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Contract for Difference (CFD) – Summary

  • A contract for difference is a contract between two parties, buyer and seller, stipulating that the seller will pay to the buyer the difference between the current value of an underlying equity share and its value at contract time.
  • However, if the difference is negative, then the buyer pays to the seller such difference. A CFD is an equity derivative contract that allows the inves-tor to speculate on share price movements, without the need to own the underlying shares.
  • A contract for difference offers all the benefits of share trading without having to physically own tshares. A CFD is ideal for short-term technical trading and hedging positions in the underlying market.
  • An investor can sell a CFD as an opening position, since a CFD is a contract between the investor and the CFD provider, based upon the price movement of the share.
  • An investor may be able to profit from a falling market using this instrument of CFD.
  • The investor having a long position is required to pay a daily financing charge applied at an agreed interest rate above or below LIBOR or some other interest rate benchmark, while an investor holding a short position receives such interest.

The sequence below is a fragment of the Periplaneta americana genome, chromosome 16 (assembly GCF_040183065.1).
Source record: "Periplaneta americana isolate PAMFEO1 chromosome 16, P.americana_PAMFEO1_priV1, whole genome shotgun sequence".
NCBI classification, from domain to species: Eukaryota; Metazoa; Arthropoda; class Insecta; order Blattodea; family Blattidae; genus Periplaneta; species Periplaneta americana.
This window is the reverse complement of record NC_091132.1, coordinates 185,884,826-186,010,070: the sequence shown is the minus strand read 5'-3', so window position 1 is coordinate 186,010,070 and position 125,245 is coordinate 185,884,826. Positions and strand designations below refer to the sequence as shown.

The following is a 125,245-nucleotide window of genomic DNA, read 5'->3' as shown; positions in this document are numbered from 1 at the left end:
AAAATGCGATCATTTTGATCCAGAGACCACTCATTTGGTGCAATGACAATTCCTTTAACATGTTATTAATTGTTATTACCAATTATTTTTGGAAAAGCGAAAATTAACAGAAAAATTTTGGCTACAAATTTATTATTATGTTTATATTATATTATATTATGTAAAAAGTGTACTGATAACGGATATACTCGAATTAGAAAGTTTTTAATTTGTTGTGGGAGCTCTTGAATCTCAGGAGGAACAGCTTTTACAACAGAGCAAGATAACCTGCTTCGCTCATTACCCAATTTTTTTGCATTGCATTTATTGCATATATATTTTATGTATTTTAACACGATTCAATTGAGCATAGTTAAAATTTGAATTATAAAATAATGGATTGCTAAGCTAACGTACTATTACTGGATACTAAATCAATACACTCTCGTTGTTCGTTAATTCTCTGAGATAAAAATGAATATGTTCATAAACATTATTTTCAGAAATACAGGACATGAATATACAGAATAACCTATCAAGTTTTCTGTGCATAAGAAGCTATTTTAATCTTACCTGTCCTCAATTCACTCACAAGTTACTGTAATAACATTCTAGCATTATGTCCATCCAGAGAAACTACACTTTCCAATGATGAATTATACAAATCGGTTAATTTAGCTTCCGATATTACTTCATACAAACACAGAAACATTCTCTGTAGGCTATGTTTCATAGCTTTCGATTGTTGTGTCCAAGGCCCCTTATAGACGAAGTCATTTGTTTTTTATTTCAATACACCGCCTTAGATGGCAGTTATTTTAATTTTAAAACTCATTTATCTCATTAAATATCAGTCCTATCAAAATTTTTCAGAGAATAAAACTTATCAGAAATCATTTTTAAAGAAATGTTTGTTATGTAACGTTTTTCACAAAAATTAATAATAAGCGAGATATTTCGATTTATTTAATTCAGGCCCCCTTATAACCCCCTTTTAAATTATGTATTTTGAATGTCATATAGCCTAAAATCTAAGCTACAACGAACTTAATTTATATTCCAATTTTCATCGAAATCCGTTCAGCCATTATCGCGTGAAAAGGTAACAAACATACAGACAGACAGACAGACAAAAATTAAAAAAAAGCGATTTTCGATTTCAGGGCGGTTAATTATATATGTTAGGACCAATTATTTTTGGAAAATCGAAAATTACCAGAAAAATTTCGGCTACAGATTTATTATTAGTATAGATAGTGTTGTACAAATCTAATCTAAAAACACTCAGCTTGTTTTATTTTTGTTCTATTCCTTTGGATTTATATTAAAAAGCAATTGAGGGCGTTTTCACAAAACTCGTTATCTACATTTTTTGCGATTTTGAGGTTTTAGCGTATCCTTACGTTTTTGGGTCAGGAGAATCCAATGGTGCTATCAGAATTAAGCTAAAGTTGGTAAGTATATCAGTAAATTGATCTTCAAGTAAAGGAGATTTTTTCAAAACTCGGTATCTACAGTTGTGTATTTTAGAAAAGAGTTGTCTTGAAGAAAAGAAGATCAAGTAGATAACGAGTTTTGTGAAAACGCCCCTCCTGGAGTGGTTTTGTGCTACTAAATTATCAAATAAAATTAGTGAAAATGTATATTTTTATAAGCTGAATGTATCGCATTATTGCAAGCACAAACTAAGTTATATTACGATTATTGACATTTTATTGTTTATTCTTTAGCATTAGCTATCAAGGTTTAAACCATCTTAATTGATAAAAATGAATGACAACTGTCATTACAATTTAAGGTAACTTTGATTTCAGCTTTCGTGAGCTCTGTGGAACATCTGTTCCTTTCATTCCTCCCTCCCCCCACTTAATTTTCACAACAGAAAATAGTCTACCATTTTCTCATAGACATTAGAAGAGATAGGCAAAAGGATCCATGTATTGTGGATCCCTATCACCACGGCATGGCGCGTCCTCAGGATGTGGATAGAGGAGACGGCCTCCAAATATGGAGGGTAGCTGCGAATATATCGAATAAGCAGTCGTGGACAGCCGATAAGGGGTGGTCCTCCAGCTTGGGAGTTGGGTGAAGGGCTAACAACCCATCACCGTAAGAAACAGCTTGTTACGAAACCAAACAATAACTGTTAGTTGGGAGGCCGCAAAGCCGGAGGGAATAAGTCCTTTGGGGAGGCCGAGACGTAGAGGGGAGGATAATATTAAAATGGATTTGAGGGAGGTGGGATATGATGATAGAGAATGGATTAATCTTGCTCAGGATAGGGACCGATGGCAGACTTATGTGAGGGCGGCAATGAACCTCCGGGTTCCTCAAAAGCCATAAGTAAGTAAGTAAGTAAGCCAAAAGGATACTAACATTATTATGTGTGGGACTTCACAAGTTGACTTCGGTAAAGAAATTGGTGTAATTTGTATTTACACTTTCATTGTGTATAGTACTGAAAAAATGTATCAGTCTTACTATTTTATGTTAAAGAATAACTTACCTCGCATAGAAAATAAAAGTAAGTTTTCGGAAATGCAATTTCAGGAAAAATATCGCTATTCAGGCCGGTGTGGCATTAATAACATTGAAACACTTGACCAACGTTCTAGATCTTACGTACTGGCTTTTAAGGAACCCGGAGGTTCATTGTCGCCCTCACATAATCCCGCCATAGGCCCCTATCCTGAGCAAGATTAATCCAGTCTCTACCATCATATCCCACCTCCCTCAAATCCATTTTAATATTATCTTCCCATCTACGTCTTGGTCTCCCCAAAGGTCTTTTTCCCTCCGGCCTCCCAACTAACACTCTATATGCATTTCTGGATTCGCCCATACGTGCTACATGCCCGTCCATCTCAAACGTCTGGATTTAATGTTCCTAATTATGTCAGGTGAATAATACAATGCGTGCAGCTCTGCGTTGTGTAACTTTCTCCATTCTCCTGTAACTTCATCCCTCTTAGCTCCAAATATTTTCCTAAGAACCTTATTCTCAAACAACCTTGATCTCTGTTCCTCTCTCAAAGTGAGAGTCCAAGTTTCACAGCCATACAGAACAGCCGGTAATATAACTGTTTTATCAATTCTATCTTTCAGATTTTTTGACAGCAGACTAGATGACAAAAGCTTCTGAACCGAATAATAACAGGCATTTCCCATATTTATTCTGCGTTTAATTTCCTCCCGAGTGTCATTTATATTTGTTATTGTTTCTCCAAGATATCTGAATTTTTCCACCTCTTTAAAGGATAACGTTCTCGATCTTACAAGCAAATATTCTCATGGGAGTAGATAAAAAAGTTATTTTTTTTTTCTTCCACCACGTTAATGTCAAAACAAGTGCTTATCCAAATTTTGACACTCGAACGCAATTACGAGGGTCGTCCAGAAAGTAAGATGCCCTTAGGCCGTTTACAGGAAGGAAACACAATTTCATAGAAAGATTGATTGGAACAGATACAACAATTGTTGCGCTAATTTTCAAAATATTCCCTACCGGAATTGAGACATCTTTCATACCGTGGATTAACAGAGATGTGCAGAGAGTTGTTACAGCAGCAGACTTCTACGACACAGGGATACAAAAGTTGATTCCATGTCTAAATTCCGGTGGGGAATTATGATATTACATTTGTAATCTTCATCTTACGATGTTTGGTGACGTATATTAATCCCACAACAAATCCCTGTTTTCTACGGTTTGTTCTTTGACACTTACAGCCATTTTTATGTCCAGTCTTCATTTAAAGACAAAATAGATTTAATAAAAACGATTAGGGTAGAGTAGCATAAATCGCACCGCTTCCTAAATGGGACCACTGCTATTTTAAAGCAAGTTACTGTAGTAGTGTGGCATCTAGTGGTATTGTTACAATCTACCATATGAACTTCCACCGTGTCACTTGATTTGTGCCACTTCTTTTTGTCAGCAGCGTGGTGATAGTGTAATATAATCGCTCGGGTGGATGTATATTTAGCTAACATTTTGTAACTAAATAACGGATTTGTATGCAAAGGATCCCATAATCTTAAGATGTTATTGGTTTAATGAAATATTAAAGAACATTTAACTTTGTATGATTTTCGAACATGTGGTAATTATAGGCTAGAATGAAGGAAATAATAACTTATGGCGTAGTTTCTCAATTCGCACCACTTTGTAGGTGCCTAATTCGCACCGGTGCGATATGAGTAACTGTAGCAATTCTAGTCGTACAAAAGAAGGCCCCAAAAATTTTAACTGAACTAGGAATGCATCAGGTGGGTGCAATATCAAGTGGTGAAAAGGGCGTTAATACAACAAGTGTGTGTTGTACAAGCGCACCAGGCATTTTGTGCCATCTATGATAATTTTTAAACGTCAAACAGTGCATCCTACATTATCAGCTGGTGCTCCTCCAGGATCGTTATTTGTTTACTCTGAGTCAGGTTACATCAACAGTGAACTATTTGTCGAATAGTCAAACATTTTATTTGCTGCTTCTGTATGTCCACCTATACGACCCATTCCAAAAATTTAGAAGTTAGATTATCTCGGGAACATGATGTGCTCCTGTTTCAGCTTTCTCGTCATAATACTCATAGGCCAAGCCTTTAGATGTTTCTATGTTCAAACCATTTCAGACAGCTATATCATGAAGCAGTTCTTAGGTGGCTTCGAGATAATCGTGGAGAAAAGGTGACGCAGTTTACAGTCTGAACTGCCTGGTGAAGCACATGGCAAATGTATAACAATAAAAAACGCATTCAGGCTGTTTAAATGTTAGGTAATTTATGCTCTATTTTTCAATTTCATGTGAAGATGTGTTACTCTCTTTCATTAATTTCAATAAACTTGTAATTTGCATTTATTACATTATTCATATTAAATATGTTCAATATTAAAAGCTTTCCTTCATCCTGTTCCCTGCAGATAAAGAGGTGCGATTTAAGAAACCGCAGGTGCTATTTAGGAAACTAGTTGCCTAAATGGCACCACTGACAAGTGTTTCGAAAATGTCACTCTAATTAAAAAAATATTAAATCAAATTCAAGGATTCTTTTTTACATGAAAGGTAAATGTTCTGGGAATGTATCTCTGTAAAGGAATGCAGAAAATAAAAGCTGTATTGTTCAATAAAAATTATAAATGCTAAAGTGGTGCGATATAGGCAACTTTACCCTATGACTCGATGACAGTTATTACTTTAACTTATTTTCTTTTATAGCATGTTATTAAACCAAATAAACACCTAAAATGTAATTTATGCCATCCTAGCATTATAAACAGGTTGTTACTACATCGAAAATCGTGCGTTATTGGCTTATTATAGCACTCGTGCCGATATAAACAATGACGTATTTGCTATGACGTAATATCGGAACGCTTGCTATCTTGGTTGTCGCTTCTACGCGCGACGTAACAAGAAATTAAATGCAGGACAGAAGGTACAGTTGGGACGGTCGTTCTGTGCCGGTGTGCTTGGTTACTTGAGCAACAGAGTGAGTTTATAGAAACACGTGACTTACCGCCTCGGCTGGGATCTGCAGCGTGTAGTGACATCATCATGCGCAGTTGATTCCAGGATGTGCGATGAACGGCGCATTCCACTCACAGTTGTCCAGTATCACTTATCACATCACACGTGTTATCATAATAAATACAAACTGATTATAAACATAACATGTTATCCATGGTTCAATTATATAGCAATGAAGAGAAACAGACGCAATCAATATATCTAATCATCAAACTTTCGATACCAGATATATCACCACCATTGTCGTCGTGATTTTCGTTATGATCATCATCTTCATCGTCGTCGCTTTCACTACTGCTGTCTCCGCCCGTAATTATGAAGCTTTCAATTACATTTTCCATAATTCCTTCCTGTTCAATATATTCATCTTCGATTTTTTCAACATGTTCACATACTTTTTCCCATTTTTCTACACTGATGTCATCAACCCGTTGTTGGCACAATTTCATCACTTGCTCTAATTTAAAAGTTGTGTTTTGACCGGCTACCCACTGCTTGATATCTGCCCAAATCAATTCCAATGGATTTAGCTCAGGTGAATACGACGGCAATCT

• Clear margin is the investor margin account adjusted for all positions marked-to-market, less initial margin requirements for all open positions.
  • Interest is normally paid to the investor on such clear margin at a preagreed rate of interest.
  • Investors in CFDs are required to maintain a certain amount of margin as defined by the counter party or market maker, which could range from 10 to 30 percent.
  • The amount required to be held in the margin account will be as per the terms and conditions imposed by the market maker or counterparty.
  • CFDs offer several advantages, like transparent pricing, effective use of capital, increased trading flexibility, access to international markets, stamp duty exemption in some markets, receipt of dividends on bought open positions, receipt of interest on sold open positions, the ability to go short, high leverage, and so on.
  • However, CFDs suffer from increased trading risk due to the high leverage that it inherently offers to the investors. CFDs are not suitable for long-term investment and there are no voting rights for a person who is long in CFDs, unlike an investor holding traditional shares.
  • CFDs do not have an expiry date. They remain open until they are closed in accordance with the terms of the client agreement.
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